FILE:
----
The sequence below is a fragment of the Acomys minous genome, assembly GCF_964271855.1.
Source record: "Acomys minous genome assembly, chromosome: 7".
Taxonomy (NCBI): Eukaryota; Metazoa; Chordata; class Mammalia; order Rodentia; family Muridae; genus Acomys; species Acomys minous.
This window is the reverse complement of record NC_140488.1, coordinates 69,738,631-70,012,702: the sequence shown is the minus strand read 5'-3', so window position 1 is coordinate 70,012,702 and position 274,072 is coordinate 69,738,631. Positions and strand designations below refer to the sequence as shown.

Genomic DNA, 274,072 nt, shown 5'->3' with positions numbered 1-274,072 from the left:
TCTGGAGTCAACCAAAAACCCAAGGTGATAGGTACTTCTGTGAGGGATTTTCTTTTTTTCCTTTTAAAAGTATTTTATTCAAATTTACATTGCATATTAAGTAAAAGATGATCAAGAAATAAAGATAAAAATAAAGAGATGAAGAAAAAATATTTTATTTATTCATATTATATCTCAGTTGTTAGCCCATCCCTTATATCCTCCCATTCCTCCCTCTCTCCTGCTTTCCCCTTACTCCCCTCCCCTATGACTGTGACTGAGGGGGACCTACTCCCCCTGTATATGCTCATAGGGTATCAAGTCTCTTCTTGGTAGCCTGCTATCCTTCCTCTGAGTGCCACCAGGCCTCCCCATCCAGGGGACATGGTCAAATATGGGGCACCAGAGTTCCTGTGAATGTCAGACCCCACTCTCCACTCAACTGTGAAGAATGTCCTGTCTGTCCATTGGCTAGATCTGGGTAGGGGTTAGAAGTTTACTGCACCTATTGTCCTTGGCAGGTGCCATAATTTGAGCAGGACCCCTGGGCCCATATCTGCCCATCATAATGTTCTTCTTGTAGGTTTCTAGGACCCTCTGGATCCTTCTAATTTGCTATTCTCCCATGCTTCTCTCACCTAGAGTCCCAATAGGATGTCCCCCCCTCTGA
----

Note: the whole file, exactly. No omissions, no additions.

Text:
The sequence below is a fragment of the Acomys minous genome, assembly GCF_964271855.1.
Source record: "Acomys minous genome assembly, chromosome: 7".
Taxonomy (NCBI): Eukaryota; Metazoa; Chordata; class Mammalia; order Rodentia; family Muridae; genus Acomys; species Acomys minous.
This window is the reverse complement of record NC_140488.1, coordinates 69,738,631-70,012,702: the sequence shown is the minus strand read 5'-3', so window position 1 is coordinate 70,012,702 and position 274,072 is coordinate 69,738,631. Positions and strand designations below refer to the sequence as shown.

Genomic DNA, 274,072 nt, shown 5'->3' with positions numbered 1-274,072 from the left:
TCTGGAGTCAACCAAAAACCCAAGGTGATAGGTACTTCTGTGAGGGATTTTCTTTTTTTCCTTTTAAAAGTATTTTATTCAAATTTACATTGCATATTAAGTAAAAGATGATCAAGAAATAAAGATAAAAATAAAGAGATGAAGAAAAAATATTTTATTTATTCATATTATATCTCAGTTGTTAGCCCATCCCTTATATCCTCCCATTCCTCCCTCTCTCCTGCTTTCCCCTTACTCCCCTCCCCTATGACTGTGACTGAGGGGGACCTACTCCCCCTGTATATGCTCATAGGGTATCAAGTCTCTTCTTGGTAGCCTGCTATCCTTCCTCTGAGTGCCACCAGGCCTCCCCATCCAGGGGACATGGTCAAATATGGGGCACCAGAGTTCCTGTGAATGTCAGACCCCACTCTCCACTCAACTGTGAAGAATGTCCTGTCTGTCCATTGGCTAGATCTGGGTAGGGGTTAGAAGTTTACTGCACCTATTGTCCTTGGCAGGTGCCATAATTTGAGCAGGACCCCTGGGCCCATATCTGCCCATCATAATGTTCTTCTTGTAGGTTTCTAGGACCCTCTGGATCCTTCTAATTTGCTATTCTCCCATGCTTCTCTCACCTAGAGTCCCAATAGGATGTCCCCCCCTCTGA